Instagram, similarly to Facebook, is purely about self-gratification. Where Instagram differs from Facebook is in the depth of material. While one can forego the vanity of Facebook in search of tangible meaning, that can simply not be achieved on Instagram.

The entirety of the app is superficial. This is the sole agenda of almost every Instagram user. While there are a good many users who legitimately try to propagate things of intrinsic value like photos of the natural world, mind-bending illusions, philosophical or inspiration quotes, poetry, and self-help, the vast majority of users sharing photos and the occasional video are doing it only for their own validation. In sort of a “Facebook photo album on human growth hormone” phenomenon, Instagram has captured our ability to be narcissistic and pole-vaulted it into another stratosphere.

The filter is something that first became popular with Instagram users. By selecting a predetermined color/effect overlay, users could alter the reality of a picture to make it more appealing to a certain context. As an example, black/white, grayscale, and sepia tones can add a mystique of age, wear, or mystery to an image. While this seems like a fun way to project your definition of reality in order to elicit a desired response i.e. somber, rugged, overly emotional, etc., Instagram users overwhelming use these filters to adjust their physical appearance.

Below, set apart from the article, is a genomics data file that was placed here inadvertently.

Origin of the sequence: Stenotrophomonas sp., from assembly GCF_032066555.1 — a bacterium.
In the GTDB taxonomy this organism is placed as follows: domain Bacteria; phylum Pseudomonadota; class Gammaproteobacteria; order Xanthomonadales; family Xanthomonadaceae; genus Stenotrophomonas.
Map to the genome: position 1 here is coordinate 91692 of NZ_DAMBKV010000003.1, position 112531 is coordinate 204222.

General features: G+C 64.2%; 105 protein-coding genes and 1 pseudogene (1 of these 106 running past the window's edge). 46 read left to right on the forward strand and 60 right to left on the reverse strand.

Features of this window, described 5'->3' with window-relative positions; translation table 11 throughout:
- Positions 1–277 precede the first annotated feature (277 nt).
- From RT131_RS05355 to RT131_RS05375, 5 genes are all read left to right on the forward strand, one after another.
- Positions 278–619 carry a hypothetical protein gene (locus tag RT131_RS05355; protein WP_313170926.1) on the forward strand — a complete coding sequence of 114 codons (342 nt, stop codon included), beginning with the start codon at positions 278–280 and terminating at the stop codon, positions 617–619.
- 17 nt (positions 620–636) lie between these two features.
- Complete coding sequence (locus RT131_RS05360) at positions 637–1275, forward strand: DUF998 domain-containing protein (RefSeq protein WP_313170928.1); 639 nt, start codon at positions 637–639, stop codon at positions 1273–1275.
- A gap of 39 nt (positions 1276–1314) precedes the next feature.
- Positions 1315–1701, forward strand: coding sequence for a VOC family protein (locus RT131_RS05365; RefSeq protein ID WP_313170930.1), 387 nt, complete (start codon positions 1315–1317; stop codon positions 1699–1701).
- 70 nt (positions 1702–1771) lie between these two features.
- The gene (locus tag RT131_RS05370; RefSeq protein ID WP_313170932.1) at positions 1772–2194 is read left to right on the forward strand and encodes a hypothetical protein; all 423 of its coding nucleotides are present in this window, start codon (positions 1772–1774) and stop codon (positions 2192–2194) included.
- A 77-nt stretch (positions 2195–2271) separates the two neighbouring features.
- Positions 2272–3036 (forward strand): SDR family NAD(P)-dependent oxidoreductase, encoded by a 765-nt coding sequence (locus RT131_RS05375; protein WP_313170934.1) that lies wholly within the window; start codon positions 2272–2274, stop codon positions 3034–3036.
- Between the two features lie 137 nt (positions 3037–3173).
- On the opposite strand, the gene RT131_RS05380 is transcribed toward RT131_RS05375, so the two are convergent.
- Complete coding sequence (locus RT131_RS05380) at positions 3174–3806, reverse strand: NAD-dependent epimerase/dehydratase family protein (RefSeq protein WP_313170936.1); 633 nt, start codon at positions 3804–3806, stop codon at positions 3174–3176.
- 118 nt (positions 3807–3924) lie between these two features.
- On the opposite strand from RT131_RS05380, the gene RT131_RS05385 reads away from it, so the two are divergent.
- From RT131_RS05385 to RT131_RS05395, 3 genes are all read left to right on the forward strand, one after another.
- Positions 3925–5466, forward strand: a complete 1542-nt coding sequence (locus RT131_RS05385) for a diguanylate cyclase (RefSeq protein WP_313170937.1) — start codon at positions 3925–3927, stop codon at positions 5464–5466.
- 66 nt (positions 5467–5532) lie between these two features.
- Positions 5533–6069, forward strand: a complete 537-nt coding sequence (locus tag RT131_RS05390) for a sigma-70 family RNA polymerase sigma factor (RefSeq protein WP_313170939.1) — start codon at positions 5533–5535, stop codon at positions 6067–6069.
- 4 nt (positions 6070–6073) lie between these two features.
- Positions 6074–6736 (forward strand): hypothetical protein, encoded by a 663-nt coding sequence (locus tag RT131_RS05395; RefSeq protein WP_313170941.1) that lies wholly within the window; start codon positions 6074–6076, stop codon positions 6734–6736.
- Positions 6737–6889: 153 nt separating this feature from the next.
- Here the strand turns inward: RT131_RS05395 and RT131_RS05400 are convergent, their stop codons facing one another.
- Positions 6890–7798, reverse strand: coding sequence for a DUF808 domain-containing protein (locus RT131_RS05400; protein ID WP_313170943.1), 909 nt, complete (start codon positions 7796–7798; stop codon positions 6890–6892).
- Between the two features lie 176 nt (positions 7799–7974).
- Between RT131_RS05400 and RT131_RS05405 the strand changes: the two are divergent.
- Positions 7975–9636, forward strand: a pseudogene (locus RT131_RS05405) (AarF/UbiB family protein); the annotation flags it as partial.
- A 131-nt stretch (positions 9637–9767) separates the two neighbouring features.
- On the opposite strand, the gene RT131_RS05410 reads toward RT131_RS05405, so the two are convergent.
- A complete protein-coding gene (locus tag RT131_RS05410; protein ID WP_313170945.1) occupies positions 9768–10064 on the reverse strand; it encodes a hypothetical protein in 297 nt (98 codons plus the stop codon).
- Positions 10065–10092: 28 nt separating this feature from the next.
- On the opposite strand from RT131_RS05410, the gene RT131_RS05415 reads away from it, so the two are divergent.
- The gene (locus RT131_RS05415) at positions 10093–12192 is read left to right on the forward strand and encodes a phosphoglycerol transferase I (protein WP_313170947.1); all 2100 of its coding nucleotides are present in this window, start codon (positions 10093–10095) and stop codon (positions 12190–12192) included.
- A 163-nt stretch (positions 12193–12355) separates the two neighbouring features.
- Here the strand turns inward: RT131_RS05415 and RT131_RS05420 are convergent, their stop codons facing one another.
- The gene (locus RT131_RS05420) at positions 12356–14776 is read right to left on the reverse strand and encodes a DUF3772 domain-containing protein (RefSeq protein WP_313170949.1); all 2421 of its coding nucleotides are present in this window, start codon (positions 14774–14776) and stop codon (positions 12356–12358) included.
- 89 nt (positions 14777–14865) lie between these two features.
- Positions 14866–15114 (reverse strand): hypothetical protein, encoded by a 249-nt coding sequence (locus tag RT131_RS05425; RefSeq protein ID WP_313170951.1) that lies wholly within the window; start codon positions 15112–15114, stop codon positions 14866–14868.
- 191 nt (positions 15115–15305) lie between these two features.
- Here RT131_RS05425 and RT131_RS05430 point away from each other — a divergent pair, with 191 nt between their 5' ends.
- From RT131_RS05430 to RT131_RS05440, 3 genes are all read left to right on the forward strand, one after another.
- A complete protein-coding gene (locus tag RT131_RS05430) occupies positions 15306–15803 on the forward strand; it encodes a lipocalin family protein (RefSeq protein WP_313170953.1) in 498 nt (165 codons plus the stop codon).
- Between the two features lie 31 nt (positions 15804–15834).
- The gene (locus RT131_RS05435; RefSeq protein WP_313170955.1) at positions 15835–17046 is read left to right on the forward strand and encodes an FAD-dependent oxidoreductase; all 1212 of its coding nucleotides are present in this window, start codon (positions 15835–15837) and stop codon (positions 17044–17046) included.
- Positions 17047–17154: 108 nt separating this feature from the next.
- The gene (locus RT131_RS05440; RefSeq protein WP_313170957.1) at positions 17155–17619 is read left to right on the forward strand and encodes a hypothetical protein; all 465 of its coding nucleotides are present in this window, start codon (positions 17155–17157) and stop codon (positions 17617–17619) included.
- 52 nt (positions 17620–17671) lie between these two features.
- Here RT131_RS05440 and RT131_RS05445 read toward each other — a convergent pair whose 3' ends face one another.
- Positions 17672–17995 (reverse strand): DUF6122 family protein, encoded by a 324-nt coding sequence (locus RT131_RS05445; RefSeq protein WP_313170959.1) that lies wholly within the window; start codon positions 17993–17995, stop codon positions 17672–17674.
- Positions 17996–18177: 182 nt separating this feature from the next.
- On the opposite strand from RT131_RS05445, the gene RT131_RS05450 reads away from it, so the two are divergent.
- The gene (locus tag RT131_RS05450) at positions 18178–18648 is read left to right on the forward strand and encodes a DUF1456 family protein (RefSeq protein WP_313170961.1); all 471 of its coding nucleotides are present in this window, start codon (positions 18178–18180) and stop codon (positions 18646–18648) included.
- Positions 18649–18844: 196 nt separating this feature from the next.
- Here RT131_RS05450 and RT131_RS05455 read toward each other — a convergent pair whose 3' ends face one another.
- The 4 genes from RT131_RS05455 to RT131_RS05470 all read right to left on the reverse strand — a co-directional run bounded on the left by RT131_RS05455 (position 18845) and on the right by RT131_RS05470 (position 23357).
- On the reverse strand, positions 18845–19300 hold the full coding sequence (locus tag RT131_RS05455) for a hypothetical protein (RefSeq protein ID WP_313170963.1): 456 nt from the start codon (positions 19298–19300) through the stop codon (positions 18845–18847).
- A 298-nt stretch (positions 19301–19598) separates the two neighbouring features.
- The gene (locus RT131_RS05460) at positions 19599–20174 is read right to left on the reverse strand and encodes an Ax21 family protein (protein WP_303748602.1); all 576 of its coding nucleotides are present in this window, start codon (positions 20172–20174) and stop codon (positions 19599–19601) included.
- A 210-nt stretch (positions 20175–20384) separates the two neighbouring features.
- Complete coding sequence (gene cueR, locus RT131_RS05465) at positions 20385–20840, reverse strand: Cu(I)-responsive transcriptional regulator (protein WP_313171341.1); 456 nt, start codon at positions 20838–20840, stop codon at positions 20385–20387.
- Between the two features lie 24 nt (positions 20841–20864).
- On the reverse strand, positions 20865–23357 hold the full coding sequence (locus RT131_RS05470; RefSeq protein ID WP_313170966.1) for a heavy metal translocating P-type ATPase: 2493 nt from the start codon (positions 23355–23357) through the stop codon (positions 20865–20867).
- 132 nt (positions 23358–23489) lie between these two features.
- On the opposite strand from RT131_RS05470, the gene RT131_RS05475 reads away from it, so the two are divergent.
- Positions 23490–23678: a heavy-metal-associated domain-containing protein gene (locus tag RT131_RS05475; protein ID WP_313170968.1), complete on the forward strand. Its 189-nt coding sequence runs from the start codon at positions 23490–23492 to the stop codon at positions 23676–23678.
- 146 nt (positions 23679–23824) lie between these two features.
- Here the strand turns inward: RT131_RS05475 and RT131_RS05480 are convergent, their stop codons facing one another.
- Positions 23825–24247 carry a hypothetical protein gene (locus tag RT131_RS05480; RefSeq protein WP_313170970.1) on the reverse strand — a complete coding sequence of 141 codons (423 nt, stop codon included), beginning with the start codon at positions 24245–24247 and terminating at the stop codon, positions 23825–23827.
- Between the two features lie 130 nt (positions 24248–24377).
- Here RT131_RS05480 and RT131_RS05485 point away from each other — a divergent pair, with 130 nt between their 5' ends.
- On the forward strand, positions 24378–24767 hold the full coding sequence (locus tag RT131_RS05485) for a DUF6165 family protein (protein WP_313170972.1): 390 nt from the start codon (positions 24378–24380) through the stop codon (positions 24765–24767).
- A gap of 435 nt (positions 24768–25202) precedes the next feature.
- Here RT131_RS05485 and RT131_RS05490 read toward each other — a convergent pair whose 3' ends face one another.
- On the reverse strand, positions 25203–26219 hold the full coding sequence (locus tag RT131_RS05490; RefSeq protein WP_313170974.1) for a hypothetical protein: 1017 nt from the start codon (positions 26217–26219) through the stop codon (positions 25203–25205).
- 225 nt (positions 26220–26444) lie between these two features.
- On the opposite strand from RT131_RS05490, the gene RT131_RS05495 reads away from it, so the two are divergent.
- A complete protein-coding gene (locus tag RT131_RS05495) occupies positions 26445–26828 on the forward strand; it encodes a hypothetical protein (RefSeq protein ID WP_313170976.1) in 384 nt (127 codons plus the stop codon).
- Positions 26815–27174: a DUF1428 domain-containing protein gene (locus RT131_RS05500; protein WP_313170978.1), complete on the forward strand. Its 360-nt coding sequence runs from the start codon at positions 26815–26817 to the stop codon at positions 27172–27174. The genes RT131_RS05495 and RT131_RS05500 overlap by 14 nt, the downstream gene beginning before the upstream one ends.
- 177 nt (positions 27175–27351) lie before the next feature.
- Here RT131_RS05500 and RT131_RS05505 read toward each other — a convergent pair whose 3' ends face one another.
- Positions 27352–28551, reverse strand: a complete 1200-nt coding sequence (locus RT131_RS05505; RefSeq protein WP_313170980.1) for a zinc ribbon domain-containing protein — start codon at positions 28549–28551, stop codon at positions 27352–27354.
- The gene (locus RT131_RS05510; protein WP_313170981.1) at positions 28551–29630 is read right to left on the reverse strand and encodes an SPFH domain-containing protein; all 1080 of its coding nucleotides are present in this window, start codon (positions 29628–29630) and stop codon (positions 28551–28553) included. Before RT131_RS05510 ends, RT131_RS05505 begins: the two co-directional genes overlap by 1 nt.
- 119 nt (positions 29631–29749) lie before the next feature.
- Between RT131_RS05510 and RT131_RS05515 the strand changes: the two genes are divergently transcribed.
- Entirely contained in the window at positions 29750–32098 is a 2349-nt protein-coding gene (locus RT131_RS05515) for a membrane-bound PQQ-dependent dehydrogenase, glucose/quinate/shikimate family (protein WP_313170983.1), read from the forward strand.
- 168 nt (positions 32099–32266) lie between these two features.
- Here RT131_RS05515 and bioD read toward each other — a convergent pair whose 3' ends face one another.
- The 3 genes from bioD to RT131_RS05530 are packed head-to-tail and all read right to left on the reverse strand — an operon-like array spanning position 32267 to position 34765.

By filtering the face, one can quickly and effectively remove age, blemishes, and unwanted physical characteristics and therefore everyone is beautiful all the time. That’s great, right? Magazine and movies have been doing this for years. Television actors, even sports and network news broadcasters have make-up artists that enhance their appearance. So why not? Why not present your best self?

The reason this is objectionable is because virtually everyone filtering themselves is filtering themselves for no other reason than meeting the perceived approval of hundreds of thousands of internet strangers for apparently no reason whatsoever. By filtering oneself into beauty and thus accruing hundreds and hundreds of ‘hearts’ on your picture, you feel validated, you feel beautiful, you feel better. Don’t worry that you accidentally filtered off half your nose and didn’t notice. It’s cool. The rest of you looks great, albeit not at all representative of what you actually look like.